Sep 12, 2011
Certified organic Catarratto grapes grown with the help of biodynamic preparations at an altitude of about 600 meters above sea level. Grapes are harvested by hand and brought immediately to the winery where they are gently crushed and left to ferment spontaneously. The skins are left to macerate with the juices for about 30 days in open oak vats without temperature control and without the addition of sulfur. Punching down the cap is done by hand 3 times a day, followed by a soft pressing in a manual press. Maturation in 2500 litter botti (oak barrels) for just under a year. Bottled without filtration and without the addition of sulfur, of course.
Date tasted (numerous times, but for this note): Sunday September 11th, 2011 9:00pm
Nose: spices, apricots, ginger, leafy, molasses and hints of volatility give this wine an interesting edge which keeps you sniffing it for minutes and minutes before tasting it. Like many skin-macerated whites, this wine hints of sweetness which could lead the unsuspecting to expect a sweet wine on the palate. The last sniffs reminded me of Vin Santo (a sweet wine from Toscana made from dried grapes)
Palate: I have tasted many skin-macerated whites and knew what to expect: a fruity, yet bone-dry wine. What I didn’t expect (and always surprises me with this wine) is the tannic structure. Owing to the long skin-contact and 10-12 months in oak barrels, this wine packs a tannic punch making it a perfect match for fatty foods such as Fois Gras, duck and some creamy cheeses. I have also had success serving this with savory dishes like mushroom soup. Very spicy (cardomom, cinammon and ginger) with the usual yellow fruits like apricots and peaches. A semi-long and dry finish round out the wine nicely.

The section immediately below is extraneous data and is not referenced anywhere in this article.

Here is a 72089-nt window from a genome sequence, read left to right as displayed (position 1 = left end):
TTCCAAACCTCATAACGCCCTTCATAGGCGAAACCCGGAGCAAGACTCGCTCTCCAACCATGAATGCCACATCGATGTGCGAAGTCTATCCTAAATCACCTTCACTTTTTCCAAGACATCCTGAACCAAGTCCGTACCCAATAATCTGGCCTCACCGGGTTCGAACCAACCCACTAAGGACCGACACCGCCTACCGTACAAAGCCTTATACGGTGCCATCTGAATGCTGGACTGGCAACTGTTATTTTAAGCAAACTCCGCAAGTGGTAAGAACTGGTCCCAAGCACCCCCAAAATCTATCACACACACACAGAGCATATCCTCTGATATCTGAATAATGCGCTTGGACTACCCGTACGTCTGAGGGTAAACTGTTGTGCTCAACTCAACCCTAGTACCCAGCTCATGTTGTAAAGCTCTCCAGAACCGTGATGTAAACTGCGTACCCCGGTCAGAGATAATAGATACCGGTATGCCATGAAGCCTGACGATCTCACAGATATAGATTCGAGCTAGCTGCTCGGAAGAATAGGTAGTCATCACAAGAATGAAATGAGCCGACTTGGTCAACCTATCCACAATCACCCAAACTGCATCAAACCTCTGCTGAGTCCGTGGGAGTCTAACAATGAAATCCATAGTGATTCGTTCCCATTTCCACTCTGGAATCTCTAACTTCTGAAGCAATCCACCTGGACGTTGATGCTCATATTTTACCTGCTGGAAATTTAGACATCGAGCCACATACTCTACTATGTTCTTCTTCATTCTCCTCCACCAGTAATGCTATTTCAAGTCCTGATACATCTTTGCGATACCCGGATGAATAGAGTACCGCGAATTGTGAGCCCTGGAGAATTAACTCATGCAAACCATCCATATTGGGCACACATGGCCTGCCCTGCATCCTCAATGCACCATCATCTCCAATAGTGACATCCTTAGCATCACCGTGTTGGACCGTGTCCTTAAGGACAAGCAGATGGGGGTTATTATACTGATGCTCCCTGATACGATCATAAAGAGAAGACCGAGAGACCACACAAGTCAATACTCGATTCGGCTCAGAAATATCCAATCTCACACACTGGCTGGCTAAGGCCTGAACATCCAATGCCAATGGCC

I like the wines of Porta del Vento and have tasted almost the entire product line. The prices are fair as well. The Saharay I especially like because of it’s masculinity, a trait I don’t often find in skin-macerated whites making this wine more interesting to me. But I also have to point out a negative characteristic of the Porta del Vento wines I have tasted. As far as I know, all the wines spend some time in oak and leave the mouth with this rather disturbing dryness. A dryness that can be attributed not only to the fruit, but to the oak. Oak is certainly not dominant in their wines, in fact I would say that the oak is used judicially (it doesn’t “flavor” the wine). I just prefer to have no oak in my wines letting the fruit shine through without any interruption, especially in wines that have such fresh fruit character, like the wines of Porta del Vento. The other complaint I have is that these wines should be drunk up the night you open the bottle. Two or three days open and I find that the wines oxidize.